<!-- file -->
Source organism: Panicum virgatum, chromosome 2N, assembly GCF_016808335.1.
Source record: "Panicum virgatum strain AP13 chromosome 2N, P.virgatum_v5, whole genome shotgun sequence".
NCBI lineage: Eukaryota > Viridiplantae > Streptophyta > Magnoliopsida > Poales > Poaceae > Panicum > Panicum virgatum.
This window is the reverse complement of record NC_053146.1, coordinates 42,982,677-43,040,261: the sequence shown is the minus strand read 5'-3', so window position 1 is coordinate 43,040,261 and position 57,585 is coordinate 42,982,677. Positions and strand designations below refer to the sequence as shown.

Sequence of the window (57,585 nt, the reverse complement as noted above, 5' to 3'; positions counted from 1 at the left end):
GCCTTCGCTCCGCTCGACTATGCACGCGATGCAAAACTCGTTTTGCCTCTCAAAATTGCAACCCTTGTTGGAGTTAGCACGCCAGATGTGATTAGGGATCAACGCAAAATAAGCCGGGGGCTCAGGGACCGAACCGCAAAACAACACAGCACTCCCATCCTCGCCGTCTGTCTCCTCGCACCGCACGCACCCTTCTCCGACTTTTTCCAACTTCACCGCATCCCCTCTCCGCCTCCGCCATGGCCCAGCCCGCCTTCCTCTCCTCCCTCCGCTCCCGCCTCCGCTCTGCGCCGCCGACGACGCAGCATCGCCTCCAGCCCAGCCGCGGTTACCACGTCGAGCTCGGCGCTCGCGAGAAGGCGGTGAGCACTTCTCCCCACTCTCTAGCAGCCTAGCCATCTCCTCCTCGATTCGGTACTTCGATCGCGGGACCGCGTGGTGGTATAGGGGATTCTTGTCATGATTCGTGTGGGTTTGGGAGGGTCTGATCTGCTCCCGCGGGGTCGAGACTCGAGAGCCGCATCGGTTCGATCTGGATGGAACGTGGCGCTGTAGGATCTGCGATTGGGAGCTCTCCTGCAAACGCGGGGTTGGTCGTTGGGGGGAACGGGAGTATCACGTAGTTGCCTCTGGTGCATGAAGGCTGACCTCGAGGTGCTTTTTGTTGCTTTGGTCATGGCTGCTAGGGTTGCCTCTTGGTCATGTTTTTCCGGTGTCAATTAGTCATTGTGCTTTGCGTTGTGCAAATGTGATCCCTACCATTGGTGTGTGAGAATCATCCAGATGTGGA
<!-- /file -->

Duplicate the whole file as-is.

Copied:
Source organism: Panicum virgatum, chromosome 2N, assembly GCF_016808335.1.
Source record: "Panicum virgatum strain AP13 chromosome 2N, P.virgatum_v5, whole genome shotgun sequence".
NCBI lineage: Eukaryota > Viridiplantae > Streptophyta > Magnoliopsida > Poales > Poaceae > Panicum > Panicum virgatum.
This window is the reverse complement of record NC_053146.1, coordinates 42,982,677-43,040,261: the sequence shown is the minus strand read 5'-3', so window position 1 is coordinate 43,040,261 and position 57,585 is coordinate 42,982,677. Positions and strand designations below refer to the sequence as shown.

Sequence of the window (57,585 nt, the reverse complement as noted above, 5' to 3'; positions counted from 1 at the left end):
GCCTTCGCTCCGCTCGACTATGCACGCGATGCAAAACTCGTTTTGCCTCTCAAAATTGCAACCCTTGTTGGAGTTAGCACGCCAGATGTGATTAGGGATCAACGCAAAATAAGCCGGGGGCTCAGGGACCGAACCGCAAAACAACACAGCACTCCCATCCTCGCCGTCTGTCTCCTCGCACCGCACGCACCCTTCTCCGACTTTTTCCAACTTCACCGCATCCCCTCTCCGCCTCCGCCATGGCCCAGCCCGCCTTCCTCTCCTCCCTCCGCTCCCGCCTCCGCTCTGCGCCGCCGACGACGCAGCATCGCCTCCAGCCCAGCCGCGGTTACCACGTCGAGCTCGGCGCTCGCGAGAAGGCGGTGAGCACTTCTCCCCACTCTCTAGCAGCCTAGCCATCTCCTCCTCGATTCGGTACTTCGATCGCGGGACCGCGTGGTGGTATAGGGGATTCTTGTCATGATTCGTGTGGGTTTGGGAGGGTCTGATCTGCTCCCGCGGGGTCGAGACTCGAGAGCCGCATCGGTTCGATCTGGATGGAACGTGGCGCTGTAGGATCTGCGATTGGGAGCTCTCCTGCAAACGCGGGGTTGGTCGTTGGGGGGAACGGGAGTATCACGTAGTTGCCTCTGGTGCATGAAGGCTGACCTCGAGGTGCTTTTTGTTGCTTTGGTCATGGCTGCTAGGGTTGCCTCTTGGTCATGTTTTTCCGGTGTCAATTAGTCATTGTGCTTTGCGTTGTGCAAATGTGATCCCTACCATTGGTGTGTGAGAATCATCCAGATGTGGA